Subhuti: If form, etc., and all dharmas (as any phenomena) are beyond mere appearance, as such these Bodhisattvas fully know and realize all dharmas, as here is no discrimination between them. [the gradual dawning of the realization of all-knowledge.]

The Lord: So it is. Beyond these mere appearances, here is no discrimination. Through this non-discrimination are all dharmas fully known to Bodhisattvas. This also is most difficult yet effortless, as Bodhisattvas meditate on all dharmas (at once), and neither realize [296], nor are cowed, and these meditate thus: "In this way are all dharmas fully known...and thus awakened as full enlightenment, we demonstrate and reveal these dharmas."

5. How are these the islands of worlds?

'Islands' are pieces of land limited by water, as rivers or great lakes. Just so form, etc., is only limited at its perceived beginning and end, and so are all dharmas. This limitation of all dharmas is the same as this Calm Quiet, this Sublime, as Nirvana, as this which is Really Existing, the Unperverted or Undifferentiated.

6. How are these the lights of worlds?

Here these Bodhisattvas, once having come to realize full enlightenment, cannot help but to reveal it's light and susequent knowledge to help dispell this dark obscurity and defiled gloom of non-cognizance from beings who for long are enveloped as the membrane of this eggshell of ignorance, and overcome by darkness, so these illuminate these beings through wisdom. [297]

7. How are these leaders of worlds?

As these are enlightened, Bodhisattvas demonstrate Dharma in order to reveal this absence of production and stopping as but one attribute of infinite quintessential nature of skandhas, and also as these very same dharmas which constitute and distinguish ordinary people, Sravakas as Disciples, Pratyekabuddhas, Bodhisattvas and Buddhas, indeed all dharmas which are no dharma, yet uniform in essence and no thing in general.

8. How are these the resort of worlds?

As these are enlightened, Bodhisattvas demonstrate Dharma by teaching these skandhas are situated as one and the same as this space of worlds. All dharmas exist in equal balance and exchange, as and with space. This does not come, this does not go, this is the same as space. Space neither comes nor goes, is neither made nor unmade, nor affected; space neither stands up to, nor as such does space last, nor endure; such is neither produced nor stopped. The same is true of all dharmas which are, as this fashion of space, indiscriminate. [298] Only within mind's less refined activity as consciousness is thought lent of itself to discriminate...and such fathers this great delusion, mothers this great illusion, and begets this great suffering.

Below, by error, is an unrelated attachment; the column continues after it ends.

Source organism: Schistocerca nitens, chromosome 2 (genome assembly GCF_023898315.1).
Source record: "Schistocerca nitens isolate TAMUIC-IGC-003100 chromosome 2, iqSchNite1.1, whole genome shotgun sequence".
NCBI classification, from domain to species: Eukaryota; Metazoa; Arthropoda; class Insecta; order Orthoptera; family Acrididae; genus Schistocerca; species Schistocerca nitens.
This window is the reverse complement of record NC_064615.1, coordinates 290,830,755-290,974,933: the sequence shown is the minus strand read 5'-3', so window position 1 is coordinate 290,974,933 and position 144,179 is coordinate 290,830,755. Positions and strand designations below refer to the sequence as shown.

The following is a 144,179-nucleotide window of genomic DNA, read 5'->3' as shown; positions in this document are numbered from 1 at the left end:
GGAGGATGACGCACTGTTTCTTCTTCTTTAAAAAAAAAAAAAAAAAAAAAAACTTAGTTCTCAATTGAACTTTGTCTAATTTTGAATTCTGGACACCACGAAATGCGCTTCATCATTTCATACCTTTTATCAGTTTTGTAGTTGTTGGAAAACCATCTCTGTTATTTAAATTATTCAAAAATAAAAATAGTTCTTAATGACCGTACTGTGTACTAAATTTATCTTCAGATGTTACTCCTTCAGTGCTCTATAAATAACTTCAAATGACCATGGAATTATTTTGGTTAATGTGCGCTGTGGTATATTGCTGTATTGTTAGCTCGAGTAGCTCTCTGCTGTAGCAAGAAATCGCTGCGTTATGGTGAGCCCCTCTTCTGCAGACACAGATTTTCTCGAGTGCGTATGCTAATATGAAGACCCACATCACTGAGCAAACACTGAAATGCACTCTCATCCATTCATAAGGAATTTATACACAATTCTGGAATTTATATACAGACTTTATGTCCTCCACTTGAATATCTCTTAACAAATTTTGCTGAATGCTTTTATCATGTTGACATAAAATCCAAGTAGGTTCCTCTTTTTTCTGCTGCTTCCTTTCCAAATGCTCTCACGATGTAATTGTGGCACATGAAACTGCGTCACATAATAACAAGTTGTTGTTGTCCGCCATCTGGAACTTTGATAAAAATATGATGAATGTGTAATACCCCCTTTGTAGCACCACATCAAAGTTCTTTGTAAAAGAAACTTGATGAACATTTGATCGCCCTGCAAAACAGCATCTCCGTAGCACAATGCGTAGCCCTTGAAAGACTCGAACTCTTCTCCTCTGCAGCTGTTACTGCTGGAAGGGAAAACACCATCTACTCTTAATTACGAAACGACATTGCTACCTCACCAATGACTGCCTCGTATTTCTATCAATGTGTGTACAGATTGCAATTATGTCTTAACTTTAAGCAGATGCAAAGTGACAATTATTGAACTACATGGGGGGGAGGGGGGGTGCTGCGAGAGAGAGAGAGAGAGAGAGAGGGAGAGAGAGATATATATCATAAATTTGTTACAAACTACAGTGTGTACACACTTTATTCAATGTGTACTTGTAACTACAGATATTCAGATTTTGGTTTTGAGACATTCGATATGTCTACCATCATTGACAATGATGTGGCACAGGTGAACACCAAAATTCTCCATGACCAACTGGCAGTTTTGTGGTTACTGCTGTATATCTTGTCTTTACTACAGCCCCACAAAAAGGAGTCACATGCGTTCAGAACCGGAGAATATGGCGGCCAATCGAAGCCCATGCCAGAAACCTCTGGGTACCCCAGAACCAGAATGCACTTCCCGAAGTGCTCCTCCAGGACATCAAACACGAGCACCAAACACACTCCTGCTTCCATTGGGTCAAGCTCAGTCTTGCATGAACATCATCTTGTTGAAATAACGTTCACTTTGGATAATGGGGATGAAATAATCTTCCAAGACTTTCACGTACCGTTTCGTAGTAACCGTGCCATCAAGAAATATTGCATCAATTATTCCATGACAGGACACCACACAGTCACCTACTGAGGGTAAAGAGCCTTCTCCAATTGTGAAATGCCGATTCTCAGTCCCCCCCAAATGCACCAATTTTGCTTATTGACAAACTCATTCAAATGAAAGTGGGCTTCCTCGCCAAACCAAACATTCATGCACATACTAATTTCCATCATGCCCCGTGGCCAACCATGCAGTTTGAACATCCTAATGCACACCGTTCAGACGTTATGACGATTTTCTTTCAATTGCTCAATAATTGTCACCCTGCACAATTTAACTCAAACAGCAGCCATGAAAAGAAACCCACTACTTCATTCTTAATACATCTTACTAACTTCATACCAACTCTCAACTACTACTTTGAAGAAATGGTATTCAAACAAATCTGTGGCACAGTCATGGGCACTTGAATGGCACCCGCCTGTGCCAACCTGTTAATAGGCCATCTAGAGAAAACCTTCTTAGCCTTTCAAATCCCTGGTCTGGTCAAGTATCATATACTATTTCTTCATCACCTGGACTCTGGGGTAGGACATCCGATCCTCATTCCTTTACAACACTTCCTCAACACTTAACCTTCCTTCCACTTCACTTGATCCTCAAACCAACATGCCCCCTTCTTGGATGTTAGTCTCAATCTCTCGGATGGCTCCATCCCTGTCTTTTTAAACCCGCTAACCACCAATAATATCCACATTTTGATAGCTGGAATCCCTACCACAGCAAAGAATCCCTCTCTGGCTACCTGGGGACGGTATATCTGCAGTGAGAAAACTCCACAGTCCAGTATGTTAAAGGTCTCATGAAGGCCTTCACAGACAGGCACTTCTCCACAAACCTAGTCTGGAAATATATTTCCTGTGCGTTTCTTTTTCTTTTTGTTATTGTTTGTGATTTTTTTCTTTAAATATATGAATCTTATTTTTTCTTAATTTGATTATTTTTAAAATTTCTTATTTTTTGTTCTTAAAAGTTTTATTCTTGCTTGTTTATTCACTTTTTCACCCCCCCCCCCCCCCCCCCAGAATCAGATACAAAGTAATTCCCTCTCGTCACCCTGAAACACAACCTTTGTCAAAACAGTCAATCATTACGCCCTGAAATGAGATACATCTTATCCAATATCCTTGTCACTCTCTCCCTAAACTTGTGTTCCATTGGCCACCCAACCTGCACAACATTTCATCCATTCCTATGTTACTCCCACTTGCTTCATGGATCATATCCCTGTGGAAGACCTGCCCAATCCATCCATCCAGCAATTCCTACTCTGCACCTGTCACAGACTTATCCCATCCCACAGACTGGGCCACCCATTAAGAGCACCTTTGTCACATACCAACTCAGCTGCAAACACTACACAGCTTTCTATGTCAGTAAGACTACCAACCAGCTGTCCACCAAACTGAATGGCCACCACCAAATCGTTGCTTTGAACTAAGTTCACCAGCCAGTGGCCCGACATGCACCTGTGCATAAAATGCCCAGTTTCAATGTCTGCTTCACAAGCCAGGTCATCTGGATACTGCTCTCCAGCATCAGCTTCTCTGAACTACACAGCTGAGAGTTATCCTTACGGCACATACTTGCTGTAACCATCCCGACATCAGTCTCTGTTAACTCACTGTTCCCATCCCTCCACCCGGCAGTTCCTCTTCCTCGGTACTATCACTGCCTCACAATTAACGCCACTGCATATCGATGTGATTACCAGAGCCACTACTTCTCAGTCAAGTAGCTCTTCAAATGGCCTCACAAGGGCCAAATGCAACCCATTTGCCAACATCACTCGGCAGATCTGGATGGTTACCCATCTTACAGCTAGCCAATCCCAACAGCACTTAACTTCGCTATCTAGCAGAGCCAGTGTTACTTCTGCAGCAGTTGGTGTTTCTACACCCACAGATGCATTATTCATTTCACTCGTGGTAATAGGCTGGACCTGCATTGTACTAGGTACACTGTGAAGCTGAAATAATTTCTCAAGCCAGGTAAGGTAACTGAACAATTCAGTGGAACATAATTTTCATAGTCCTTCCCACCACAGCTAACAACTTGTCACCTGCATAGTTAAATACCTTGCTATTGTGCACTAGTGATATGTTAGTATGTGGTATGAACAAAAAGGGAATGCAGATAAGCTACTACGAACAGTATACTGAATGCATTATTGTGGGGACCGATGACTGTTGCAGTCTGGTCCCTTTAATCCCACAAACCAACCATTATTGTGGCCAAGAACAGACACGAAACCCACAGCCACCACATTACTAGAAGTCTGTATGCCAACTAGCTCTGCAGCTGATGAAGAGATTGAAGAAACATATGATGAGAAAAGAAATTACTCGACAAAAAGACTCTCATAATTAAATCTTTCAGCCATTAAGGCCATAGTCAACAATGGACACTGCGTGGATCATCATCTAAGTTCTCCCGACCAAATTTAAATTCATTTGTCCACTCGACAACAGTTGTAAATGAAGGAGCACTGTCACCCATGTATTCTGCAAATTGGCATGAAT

Only within mind's exceedingly refined activity toward cognizance of pure spacelike awareness is thought lent of itself to reveal it's nature from beyond even uniform stillness and emptiness. As such is realized as naught, and devoid of any possible notion evolved of subjective states or objective perusal, is begotten of nothing and purely spontaneous. To even say borne of the stuff of stars, does Suchness no justice, yet provides a general directive. As this emptiness of skandhas neither comes nor goes, neither does this emptiness of dharmas, for dharmas are situated as emptiness, and situated as such these dharmas do not depart. These are situated as signless, wishless, ineffective; as non-production, no-birth, non-arising as absence of relativity and polarity, as dream and self, as this boundless, as this calm quiet, as Nirvana, as this Unrecoverable; these neither come, nor go, and are situated as immobility; these are situated as form, etc., [299] and also as full enlightenment of Arhats and Pratyekabuddhas.

Description of Perfect Wisdom

Subhuti: Who can understand this perfection of wisdom?

The Lord: Bodhisattvas which course under Tathagatas, and which mature these wholesome roots.

Subhuti: What is own-being to such as these?

The Lord: To these, own-being is isolated from any need for discipline.

Subhuti: Bodhisattvas so situated as these fully know this resort, these demonstrate and show this as available to all beings? Is it in this sense these resort to all beings? [300]

The Lord: So it is, Subhuti. It is in this sense a Bodhisattva, as one knowing full enlightenment, resorts to countless beings.

Subhuti: A doer of what is difficult is any Bodhisattva which arms oneself with this armor: "To immeasurable and incalculable beings I indicate Nirvana."